There are also so many references to the devil, what do you make of that?


message 14: by Sera (new)

Sera I've been working through my lunches so I am still stalled at page 73 until probably tomorrow. I, too, found the book to start moving once I became accustomed to the writing style. I think that all of the classics that we've been reading is very helpful here.

I was surprised at the many references to the devil, but then again, it is medieval times, and the sciences of the mind, such as psychology, hadn't been developed yet. There is a section where William comments on blaming the devil for the deeds of man and chalks it off as irrelevant to the fact that the man did the deed. I found the dialogue in this section to be very clever on the part of Eco as he uses logic to define evil instead of leaving it in the hands of the church as a religious symbol.

As a side note, I am a person of faith who tends not to discuss my beliefs because I view them as personal. I say that because I think that this book is going lead us to discussions that may question certain religious tenets in general. My focus is on Eco's focus and not whether he's right or not. I just want to ensure that anything that I post here isn't meant to offend anyone or to portray my personal feelings toward religion. I just want to discuss this book with my buddy, Michelle, and anyone who is interested :)


message 15: by Sera (new)

Sera I am about a third of the way through, and I am surprised as to how much I am enjoying it. The story is complex and very philosophical in nature, which surprised me.

What do you think of Jorge, the blind monk?

I have no idea whodunit, but I'm starting to get an idea as to why.

I'm sorry for the monks who spend their day transcribing text, but thought it was funny how they would make comments on occasion in the margins about how they were feeling. I can't imagine how painful it must have been for them.


message 16: by Sera (new)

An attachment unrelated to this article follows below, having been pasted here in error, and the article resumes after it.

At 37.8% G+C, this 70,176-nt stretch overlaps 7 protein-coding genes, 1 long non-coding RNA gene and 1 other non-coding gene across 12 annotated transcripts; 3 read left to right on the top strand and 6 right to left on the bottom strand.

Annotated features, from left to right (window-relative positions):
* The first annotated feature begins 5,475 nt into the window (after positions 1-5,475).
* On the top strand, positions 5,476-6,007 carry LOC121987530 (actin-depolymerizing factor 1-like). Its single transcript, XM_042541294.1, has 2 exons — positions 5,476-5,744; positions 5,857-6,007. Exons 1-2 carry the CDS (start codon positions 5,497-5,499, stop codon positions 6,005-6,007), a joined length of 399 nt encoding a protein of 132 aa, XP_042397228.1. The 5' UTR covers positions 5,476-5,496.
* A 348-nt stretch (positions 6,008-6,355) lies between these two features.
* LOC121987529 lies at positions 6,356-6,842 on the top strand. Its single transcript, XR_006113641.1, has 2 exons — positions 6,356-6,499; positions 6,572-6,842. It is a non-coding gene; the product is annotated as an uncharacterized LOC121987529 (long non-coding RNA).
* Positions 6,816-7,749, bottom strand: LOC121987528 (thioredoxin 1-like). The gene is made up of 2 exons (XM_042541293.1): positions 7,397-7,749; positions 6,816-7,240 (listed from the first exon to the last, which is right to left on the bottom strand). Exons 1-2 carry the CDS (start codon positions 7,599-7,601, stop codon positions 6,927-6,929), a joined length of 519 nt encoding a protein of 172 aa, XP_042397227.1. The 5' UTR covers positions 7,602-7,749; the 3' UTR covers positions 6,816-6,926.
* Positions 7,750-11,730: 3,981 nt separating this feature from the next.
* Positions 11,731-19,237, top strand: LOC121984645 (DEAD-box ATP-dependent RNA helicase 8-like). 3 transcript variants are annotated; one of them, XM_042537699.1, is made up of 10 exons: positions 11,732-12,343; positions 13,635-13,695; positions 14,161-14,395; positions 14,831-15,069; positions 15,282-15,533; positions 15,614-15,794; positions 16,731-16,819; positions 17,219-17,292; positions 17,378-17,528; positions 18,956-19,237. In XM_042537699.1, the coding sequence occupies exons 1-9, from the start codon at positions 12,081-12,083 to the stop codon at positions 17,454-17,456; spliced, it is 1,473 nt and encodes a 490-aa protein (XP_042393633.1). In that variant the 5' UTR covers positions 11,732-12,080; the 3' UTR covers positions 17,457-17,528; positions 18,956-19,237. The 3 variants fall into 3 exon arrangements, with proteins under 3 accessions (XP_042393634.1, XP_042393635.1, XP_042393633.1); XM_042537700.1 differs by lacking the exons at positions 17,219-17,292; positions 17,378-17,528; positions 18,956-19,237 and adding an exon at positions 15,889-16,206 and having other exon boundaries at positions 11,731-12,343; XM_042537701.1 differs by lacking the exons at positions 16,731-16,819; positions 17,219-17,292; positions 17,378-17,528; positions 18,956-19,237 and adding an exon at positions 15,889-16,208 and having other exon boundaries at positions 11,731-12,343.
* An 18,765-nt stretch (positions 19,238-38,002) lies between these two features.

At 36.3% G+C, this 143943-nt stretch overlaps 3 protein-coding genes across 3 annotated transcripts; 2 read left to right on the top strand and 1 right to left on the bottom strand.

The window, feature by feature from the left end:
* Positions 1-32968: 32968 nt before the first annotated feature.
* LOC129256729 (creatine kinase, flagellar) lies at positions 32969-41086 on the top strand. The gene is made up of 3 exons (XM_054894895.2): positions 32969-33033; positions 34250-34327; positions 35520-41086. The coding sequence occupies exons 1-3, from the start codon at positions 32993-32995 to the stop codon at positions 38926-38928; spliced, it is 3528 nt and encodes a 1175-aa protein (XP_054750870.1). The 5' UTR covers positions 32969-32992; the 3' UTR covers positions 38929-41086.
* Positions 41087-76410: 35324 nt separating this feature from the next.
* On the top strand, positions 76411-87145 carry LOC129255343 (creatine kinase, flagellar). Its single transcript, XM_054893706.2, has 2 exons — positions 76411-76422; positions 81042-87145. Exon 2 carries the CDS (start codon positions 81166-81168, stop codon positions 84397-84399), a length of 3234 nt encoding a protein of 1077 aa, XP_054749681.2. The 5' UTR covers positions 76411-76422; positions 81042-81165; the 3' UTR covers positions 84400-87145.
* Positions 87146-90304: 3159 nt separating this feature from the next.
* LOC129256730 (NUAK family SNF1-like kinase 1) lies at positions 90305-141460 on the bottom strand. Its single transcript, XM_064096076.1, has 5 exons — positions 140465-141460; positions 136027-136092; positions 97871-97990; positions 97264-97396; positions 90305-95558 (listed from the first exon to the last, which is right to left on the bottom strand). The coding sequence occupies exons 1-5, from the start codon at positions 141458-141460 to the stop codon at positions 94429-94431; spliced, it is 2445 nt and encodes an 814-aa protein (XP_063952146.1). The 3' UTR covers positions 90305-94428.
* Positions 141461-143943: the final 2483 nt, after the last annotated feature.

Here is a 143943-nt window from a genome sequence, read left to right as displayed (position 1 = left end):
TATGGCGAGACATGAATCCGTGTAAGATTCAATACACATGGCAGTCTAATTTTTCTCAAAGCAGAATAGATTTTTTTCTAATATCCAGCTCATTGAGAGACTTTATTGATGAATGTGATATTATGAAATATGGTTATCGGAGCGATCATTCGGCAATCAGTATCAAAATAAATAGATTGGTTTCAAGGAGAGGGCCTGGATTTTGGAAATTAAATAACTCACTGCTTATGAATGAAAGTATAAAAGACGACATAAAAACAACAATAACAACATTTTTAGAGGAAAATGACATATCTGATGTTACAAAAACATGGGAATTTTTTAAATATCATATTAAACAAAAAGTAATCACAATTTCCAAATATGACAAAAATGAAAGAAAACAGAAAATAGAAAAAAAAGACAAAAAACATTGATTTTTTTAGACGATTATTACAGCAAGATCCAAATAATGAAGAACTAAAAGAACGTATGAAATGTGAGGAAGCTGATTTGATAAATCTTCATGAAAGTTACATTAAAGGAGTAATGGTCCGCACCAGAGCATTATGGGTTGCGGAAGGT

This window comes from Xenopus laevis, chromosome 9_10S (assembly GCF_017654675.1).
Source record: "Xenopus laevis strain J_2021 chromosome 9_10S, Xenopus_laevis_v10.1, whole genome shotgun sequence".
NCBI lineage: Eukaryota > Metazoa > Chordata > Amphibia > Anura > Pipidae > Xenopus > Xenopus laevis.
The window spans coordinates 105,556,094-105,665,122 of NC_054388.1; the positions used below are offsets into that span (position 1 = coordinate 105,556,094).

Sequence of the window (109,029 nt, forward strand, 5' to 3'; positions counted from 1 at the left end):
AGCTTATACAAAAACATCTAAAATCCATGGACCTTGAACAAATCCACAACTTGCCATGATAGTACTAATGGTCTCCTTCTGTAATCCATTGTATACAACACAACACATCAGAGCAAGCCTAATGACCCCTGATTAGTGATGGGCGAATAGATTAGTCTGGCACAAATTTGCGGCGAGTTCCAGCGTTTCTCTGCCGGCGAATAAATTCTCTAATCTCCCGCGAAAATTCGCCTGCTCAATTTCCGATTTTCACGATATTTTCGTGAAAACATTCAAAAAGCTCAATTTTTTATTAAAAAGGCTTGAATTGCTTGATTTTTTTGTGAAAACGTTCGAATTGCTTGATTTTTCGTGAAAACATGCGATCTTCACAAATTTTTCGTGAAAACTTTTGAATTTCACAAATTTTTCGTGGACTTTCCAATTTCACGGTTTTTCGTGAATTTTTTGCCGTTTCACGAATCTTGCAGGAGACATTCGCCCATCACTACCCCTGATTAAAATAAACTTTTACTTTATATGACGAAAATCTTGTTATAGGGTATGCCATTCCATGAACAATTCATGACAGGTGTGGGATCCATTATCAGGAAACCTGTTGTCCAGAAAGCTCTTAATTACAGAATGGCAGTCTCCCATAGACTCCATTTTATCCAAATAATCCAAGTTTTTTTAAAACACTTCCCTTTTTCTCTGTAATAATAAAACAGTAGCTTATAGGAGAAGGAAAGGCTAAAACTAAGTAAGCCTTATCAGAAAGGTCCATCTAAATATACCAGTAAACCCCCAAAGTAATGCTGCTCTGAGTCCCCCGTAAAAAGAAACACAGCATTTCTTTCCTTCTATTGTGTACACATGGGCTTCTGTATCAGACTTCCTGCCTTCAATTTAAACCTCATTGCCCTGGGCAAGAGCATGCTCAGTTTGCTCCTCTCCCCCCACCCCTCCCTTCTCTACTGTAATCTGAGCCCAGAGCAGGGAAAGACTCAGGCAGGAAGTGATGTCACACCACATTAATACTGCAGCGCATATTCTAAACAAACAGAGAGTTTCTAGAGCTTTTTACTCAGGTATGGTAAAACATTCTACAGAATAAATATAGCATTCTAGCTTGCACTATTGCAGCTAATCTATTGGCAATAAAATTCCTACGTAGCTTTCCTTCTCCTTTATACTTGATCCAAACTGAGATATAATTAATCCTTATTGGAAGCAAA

Sera Do you know much about the church during these times? I find it fascinating how religion starts to compete with mercantilism during these times and how the church reacts to this change. How does this institution continue to evolve while maintaining its traditions? I find this to be an interesting theme of this book.


message 17: by MichelleCH (last edited Aug 09, 2012 07:21PM) (new)

MichelleCH (lalatina) | 149 comments Sera wrote: "I am about a third of the way through, and I am surprised as to how much I am enjoying it. The story is complex and very philosophical in nature, which surprised me.

What do you think of Jorge,..."

I am trying to move long, but this darn thing called work keeps intruding. Do you ever feel like no matter how much you read it is like you are making the tiniest bit of progress? This is me right now. Tonight I hope to get it going again.

I thought the transcribing process was so incredibly interesting. It is those details that I love in a book. I did not know that they used a piece of vellum over the page they were working on with a small window cut out to single out where they were on that page. Very clever.

Jorge is to me a bit scary and too strict. Wonder where he falls in all of this.

I really enjoyed the interaction when Venatious's body had been found and William asked Severinus if he had any poisons and he responded that it depended on what they meant by poison - a true scientist's answer.


message 18: by MichelleCH (last edited Aug 09, 2012 07:26PM) (new)

MichelleCH (lalatina) | 149 comments Sera wrote: "Do you know much about the church during these times? I find it fascinating how religion starts to compete with mercantilism during these times and how the church reacts to this change. How does ..."

I think that it was a time of incredible darkness for the church, religion and society as a whole.I have read some about the church around the medieval period and the one thing that stands out to me is how much superstition existed in combination with the church. Most people didn't live that long and religion promised eternal salvation, so the fact that life right now was miserable didn't matter. Perhaps this is where all of the discourse on the Devil falls.

Rules also seemed to be unevenly applied depending on the situation. Abstinence is the vow, but many in the church with power have wives or mistresses.

I am reading Green Darkness at the same time and England is in the midst of tremendous change oscillating between Protestant beliefs (during King Edward) and Catholism (Queen Mary's accent). How confusing and potentially dangerous for all people of faith!

The church also had a lot to lose if they relinquished even a smidge of their power. As Eco points out this potentially leads to corruption and murder.

A great film to watch related to all of this is The Mill and the Cross.


message 19: by Sera (new)

Sera MichelleCH wrote: "Sera wrote: "I am about a third of the way through, and I am surprised as to how much I am enjoying it. The story is complex and very philosophical in nature, which surprised me.

What do you th..."


Ugh, I completely understand about lack of the progress that you feel as a reader. Plus, I like to read with at least 30 minutes to do so because reading a few pages at a time negatively impacts my overall reading experience in regard to a book.

Jorge makes me nervous. He is very black and white about things. Have you read the discussion that he had with William about laughter?